Pinfluencer, a popular Pinterest analytics solution, is today announcing a new Pinterest ROI and Pin-to-Purchase tracking system for marketers and brands, as well as support for integrations with other analytics providers, including Adobe Omniture, Coremetrics, and Google Analytics.
With the update, businesses are now able to track specific ROI metrics like revenue per pin, visits per pin, and pageviews per pin, for example. The system offers brands, marketers, agencies, retailers and others a way to essentially track pins the way a traditional analytics systems track hyperlinks, allowing them to discover which of their pins are driving the most revenue for their business.
Pinterest’s ability to directly impact revenue has been something of a hit-or-miss experience so far. Online retailer Zappos said in August that Pinterest contributes the smallest amount of revenue to its bottom line, as compared with Twitter and Facebook. Other studies have found the same thing: Pinterest sends traffic, but visitors don’t covert to buyers. On the other hand, a report from e-commerce platform Shopify, claimed otherwise. In its study of 25,000 Shopify stores, the company found that Pinterest visitors were 10% more likely to purchase than those coming from other retailers’ sites. The discrepancies may have to do with how the various brands are retailers are using, and tracking, their Pinterest-influenced sales, but they also have to do with how analytics systems tend to work – meaning, they attribute a conversion to the last click. Shoppers, however, may wait days or weeks in between a pin and a purchase – and even Pinfluencer can’t capture this “intent” data yet, but it is creating the database that will help in those efforts in the future.
Pinfluencer CEO Sharad Verma tells us that, today, businesses are clamoring for a solution for tracking pin ROI, mainly so they can lobby for a marketing budget which includes Pinterest. “This ROI data – the revenue per pin – can then be used to make a case for Pinterest within the organization,” Verma says. “Now we can put dollar values there for the first time.”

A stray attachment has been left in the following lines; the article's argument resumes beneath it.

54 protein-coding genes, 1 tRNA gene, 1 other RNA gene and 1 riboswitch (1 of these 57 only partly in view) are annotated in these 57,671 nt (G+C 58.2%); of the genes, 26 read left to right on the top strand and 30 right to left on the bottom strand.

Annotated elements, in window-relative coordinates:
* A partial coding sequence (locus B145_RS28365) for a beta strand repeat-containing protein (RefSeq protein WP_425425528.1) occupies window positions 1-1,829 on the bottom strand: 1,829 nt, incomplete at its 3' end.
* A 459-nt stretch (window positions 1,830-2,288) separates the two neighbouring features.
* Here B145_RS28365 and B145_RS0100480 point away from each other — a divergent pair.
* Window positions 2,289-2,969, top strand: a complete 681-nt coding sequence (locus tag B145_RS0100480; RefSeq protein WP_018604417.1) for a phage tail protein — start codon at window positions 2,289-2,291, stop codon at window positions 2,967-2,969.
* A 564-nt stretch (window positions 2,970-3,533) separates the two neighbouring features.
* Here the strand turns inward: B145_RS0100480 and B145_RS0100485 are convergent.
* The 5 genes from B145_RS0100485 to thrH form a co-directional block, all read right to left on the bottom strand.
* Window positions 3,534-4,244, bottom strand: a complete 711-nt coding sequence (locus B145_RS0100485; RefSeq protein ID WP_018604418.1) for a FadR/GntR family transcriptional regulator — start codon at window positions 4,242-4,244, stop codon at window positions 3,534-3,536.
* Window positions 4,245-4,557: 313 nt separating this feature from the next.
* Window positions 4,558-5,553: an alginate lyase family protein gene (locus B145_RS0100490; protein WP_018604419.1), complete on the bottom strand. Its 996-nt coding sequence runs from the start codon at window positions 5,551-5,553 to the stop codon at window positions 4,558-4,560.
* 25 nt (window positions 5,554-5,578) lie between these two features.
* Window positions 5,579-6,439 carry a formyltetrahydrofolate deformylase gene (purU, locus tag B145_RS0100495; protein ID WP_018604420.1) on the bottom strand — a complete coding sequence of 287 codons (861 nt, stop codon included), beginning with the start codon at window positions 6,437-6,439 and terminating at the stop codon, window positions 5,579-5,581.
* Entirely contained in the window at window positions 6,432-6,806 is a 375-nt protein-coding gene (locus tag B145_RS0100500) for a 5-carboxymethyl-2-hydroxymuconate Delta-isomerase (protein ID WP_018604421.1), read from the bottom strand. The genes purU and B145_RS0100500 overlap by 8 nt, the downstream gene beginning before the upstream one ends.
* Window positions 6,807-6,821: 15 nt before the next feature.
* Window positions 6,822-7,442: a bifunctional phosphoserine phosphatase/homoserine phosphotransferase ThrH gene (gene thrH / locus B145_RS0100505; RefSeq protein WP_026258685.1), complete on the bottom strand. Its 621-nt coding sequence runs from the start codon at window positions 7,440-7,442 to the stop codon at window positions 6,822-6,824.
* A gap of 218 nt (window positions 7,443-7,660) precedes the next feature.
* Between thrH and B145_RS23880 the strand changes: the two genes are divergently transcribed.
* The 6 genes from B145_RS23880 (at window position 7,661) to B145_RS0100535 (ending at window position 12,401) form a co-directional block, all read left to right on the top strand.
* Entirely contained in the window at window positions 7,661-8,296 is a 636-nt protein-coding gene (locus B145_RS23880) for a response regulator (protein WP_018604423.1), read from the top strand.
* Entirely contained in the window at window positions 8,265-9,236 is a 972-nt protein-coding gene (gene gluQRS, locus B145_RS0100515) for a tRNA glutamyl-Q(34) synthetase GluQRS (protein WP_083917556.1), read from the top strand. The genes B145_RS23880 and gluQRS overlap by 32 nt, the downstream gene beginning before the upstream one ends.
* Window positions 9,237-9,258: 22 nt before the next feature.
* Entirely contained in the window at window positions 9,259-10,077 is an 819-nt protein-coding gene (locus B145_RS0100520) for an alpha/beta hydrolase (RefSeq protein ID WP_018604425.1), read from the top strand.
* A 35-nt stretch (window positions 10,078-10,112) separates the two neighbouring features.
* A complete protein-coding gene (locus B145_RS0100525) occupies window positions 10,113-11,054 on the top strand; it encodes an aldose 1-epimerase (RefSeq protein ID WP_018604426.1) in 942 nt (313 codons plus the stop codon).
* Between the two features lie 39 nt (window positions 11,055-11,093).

The system crawls through Pinterest’s website, categorizing all the pins pointing to pages on a Pinfluencer customer’s own site. “We create a database of pin URLs and the landing page, or the product URLs, that each of these pins point to, then, we integrate with brands’ revenue and analytics provider – it can be Omniture, Coremetrics, or Google Analytics,” says Verma. “At the end, we know that this particular client pin drew ‘X’ amount in revenue, ‘X’ amount in purchase – actually correlating the data we get from the APIs [from the analytics providers] and the crawled database of pin URLs that we collect.”
Over 50 retailers and brands have already tested the integrated analytics systems prior to today’s formal announcement, including Martha Stewart, Ross-Simons, HauteLook, Build-a-Bear, Gemvara, and others which the company is not allowed to name. In October, Pinfluencer said these early beta testers saw an average of $0.46 in revenue per pin.
The company has also worked with 250 businesses since its August launch, including Gilt, Ann Taylor, Birchbox, Johnston & Murphy, 1-800-FLOWERS.com, GNC, Piperlime, Rent the Runway, Minted, Beau-coup, Shop It To Me, and wikiHow. Indicating the demand for such a solution, the company had raised $1.4 million in funding before it even opened its doors to the public.
Pinfluencer, while currently one to beat, has some competition in the space. Other startups, like bootstrapped Ohtootay, U.K.-based newcomer Pinalytics, Reachli (formerly Pinerly), PinLeague, Curalate, and others, are out there with their own Pinterest marketing solutions for businesses. But Verma points out that with his solution, retailers don’t have to make changes on their end, like Ohtootay does with code embeds, for example. They can essentially just sign up to start tracking pin ROI.
While it’s possible that further down the road, long after Pinterest debuts its own API, it could decide that it, too, wants to get in the analytics business. But Verma isn’t worried. “We’re not just an analytics product,” he explains, “we’re a promotions product.” The company helps brands run contests, sweepstakes and other promotions on Pinterest, and is now brainstorming with its customers on even more initiatives like an email marketing solution that sends out personalized emails based on a user’s pins, for example.